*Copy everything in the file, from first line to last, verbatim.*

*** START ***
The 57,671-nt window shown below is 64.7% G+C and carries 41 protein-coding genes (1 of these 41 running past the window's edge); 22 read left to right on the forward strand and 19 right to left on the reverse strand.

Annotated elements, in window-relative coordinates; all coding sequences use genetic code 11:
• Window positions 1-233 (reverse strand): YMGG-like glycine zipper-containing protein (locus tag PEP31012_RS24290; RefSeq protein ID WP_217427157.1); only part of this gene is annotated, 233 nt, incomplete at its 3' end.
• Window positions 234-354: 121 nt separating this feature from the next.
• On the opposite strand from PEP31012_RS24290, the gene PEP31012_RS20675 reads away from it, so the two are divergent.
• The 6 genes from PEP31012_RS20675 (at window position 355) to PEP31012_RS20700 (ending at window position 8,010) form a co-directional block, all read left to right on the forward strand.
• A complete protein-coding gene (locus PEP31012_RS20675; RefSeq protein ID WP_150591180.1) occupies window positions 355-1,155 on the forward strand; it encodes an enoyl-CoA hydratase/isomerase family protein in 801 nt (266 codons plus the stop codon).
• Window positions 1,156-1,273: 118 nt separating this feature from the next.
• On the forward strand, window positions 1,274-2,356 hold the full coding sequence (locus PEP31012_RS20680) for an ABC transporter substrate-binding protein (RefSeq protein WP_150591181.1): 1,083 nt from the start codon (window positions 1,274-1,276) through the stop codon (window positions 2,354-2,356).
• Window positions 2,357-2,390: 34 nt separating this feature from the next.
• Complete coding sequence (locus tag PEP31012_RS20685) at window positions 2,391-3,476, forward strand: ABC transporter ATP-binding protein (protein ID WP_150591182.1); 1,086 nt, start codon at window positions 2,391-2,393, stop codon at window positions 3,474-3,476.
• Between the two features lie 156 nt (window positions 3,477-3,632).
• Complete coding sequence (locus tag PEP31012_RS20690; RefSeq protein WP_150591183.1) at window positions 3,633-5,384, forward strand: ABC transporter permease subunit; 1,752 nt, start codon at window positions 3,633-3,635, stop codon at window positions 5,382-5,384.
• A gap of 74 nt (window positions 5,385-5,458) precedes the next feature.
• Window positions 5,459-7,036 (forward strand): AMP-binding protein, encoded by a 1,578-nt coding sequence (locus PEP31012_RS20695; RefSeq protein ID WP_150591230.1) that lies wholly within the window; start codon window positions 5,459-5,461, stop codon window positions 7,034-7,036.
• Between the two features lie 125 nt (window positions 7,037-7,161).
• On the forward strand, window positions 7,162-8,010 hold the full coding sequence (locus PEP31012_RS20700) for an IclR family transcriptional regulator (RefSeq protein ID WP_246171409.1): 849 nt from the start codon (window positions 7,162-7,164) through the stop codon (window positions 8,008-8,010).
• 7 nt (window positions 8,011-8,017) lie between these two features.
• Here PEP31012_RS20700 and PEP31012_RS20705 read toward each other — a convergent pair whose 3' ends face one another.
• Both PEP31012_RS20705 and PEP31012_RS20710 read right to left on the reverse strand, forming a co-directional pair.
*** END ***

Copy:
The 57,671-nt window shown below is 64.7% G+C and carries 41 protein-coding genes (1 of these 41 running past the window's edge); 22 read left to right on the forward strand and 19 right to left on the reverse strand.

Annotated elements, in window-relative coordinates; all coding sequences use genetic code 11:
• Window positions 1-233 (reverse strand): YMGG-like glycine zipper-containing protein (locus tag PEP31012_RS24290; RefSeq protein ID WP_217427157.1); only part of this gene is annotated, 233 nt, incomplete at its 3' end.
• Window positions 234-354: 121 nt separating this feature from the next.
• On the opposite strand from PEP31012_RS24290, the gene PEP31012_RS20675 reads away from it, so the two are divergent.
• The 6 genes from PEP31012_RS20675 (at window position 355) to PEP31012_RS20700 (ending at window position 8,010) form a co-directional block, all read left to right on the forward strand.
• A complete protein-coding gene (locus PEP31012_RS20675; RefSeq protein ID WP_150591180.1) occupies window positions 355-1,155 on the forward strand; it encodes an enoyl-CoA hydratase/isomerase family protein in 801 nt (266 codons plus the stop codon).
• Window positions 1,156-1,273: 118 nt separating this feature from the next.
• On the forward strand, window positions 1,274-2,356 hold the full coding sequence (locus PEP31012_RS20680) for an ABC transporter substrate-binding protein (RefSeq protein WP_150591181.1): 1,083 nt from the start codon (window positions 1,274-1,276) through the stop codon (window positions 2,354-2,356).
• Window positions 2,357-2,390: 34 nt separating this feature from the next.
• Complete coding sequence (locus tag PEP31012_RS20685) at window positions 2,391-3,476, forward strand: ABC transporter ATP-binding protein (protein ID WP_150591182.1); 1,086 nt, start codon at window positions 2,391-2,393, stop codon at window positions 3,474-3,476.
• Between the two features lie 156 nt (window positions 3,477-3,632).
• Complete coding sequence (locus tag PEP31012_RS20690; RefSeq protein WP_150591183.1) at window positions 3,633-5,384, forward strand: ABC transporter permease subunit; 1,752 nt, start codon at window positions 3,633-3,635, stop codon at window positions 5,382-5,384.
• A gap of 74 nt (window positions 5,385-5,458) precedes the next feature.
• Window positions 5,459-7,036 (forward strand): AMP-binding protein, encoded by a 1,578-nt coding sequence (locus PEP31012_RS20695; RefSeq protein ID WP_150591230.1) that lies wholly within the window; start codon window positions 5,459-5,461, stop codon window positions 7,034-7,036.
• Between the two features lie 125 nt (window positions 7,037-7,161).
• On the forward strand, window positions 7,162-8,010 hold the full coding sequence (locus PEP31012_RS20700) for an IclR family transcriptional regulator (RefSeq protein ID WP_246171409.1): 849 nt from the start codon (window positions 7,162-7,164) through the stop codon (window positions 8,008-8,010).
• 7 nt (window positions 8,011-8,017) lie between these two features.
• Here PEP31012_RS20700 and PEP31012_RS20705 read toward each other — a convergent pair whose 3' ends face one another.
• Both PEP31012_RS20705 and PEP31012_RS20710 read right to left on the reverse strand, forming a co-directional pair.